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Keywords:

  • allergy;
  • asthma;
  • atopic eczema;
  • cancer;
  • malignancy;
  • rhinitis

Objective:  There is an ongoing debate whether there is a link between a history of atopy and cancer risk. The purpose of this paper is to review the published epidemiological studies on the association between atopy and the risk of cancers.

Methods:  Through an electronic search (January 1986–April 2004) with an additional review of cited references, we identified studies with quantitative data on the relation of atopy (irrespective of its definition or subtype) to cancer (different cancer sites).

Results:  The protective effect of atopy in colorectal cancer has been observed consistently in the case–control studies, but not in cohort studies. A consistent inverse association between self-reported atopy and glioma risk has been shown, but there is absence of such an association for meningioma. In most studies, the risk of leukaemia, in particular childhood leukaemia, tends to be lower among people with a history of atopy. Studies, which looked at, the association between atopic diseases and risk of cancers of pancreatic, breast, lymphoma showed varying outcomes. Most studies on the atopy–pancreatic cancer relation suggested an inverse association. For lymphoma, most studies have shown no substantial association. Overall evidence indicates an increased risk of lung cancer among persons with a history of asthma.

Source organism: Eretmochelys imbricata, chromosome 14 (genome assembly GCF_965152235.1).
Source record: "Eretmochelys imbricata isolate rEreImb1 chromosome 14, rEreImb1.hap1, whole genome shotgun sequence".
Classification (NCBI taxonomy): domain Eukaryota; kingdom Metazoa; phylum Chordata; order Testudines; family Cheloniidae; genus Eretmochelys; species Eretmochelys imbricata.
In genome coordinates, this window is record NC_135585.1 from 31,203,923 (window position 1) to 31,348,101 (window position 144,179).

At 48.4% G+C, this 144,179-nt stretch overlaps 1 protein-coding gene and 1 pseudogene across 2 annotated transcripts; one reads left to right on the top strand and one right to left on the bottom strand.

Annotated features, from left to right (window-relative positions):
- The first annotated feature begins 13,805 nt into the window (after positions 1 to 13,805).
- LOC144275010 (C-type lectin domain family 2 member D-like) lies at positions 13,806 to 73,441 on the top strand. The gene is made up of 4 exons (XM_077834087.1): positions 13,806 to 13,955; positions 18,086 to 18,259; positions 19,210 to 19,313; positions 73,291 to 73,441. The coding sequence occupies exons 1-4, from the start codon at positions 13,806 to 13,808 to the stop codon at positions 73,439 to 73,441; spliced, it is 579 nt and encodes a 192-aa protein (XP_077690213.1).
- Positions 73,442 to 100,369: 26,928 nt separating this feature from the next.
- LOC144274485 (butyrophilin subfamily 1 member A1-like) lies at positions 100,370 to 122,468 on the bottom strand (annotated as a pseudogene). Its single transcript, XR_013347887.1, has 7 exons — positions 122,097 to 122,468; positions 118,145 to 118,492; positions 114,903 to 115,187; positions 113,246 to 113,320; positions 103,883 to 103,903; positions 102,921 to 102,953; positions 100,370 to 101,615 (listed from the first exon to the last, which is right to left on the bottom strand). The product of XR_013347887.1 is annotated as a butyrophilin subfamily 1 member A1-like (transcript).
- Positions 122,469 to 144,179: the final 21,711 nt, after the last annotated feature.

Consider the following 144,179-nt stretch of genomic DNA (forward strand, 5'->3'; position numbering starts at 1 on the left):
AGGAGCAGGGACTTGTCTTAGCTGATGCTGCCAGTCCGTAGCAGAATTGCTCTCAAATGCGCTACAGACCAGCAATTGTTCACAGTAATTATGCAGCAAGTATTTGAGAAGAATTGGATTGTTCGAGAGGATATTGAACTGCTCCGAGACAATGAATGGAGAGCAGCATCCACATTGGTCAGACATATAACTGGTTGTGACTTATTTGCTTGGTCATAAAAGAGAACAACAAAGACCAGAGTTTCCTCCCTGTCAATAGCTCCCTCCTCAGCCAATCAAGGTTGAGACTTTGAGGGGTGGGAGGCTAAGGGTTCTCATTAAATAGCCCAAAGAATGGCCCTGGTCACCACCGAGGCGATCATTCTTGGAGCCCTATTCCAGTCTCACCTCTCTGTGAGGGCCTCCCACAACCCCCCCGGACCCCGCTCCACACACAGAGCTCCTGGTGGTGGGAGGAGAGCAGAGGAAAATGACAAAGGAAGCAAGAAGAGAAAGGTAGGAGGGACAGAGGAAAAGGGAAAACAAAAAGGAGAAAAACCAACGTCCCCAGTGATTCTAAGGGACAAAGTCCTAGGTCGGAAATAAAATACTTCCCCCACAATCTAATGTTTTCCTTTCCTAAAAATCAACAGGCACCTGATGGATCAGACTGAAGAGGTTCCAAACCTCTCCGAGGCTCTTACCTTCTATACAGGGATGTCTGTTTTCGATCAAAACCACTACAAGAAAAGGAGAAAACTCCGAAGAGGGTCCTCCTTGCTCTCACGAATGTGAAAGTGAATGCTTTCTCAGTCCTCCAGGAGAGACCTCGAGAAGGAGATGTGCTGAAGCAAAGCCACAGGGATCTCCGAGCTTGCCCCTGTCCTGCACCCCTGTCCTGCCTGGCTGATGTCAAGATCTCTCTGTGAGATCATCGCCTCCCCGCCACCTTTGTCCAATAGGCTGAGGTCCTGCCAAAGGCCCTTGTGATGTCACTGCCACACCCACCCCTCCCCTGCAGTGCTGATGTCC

Conclusion:  Despite the mixed results, the emerging picture from most of the currently available epidemiological data indicate that atopic disease is associated with a reduced risk for cancer. Further research should focus on a more carefully defined ‘atopy’ status and manifestation of different atopic diseases, to advance our understanding of the role that allergies might play in the risk of developing cancer.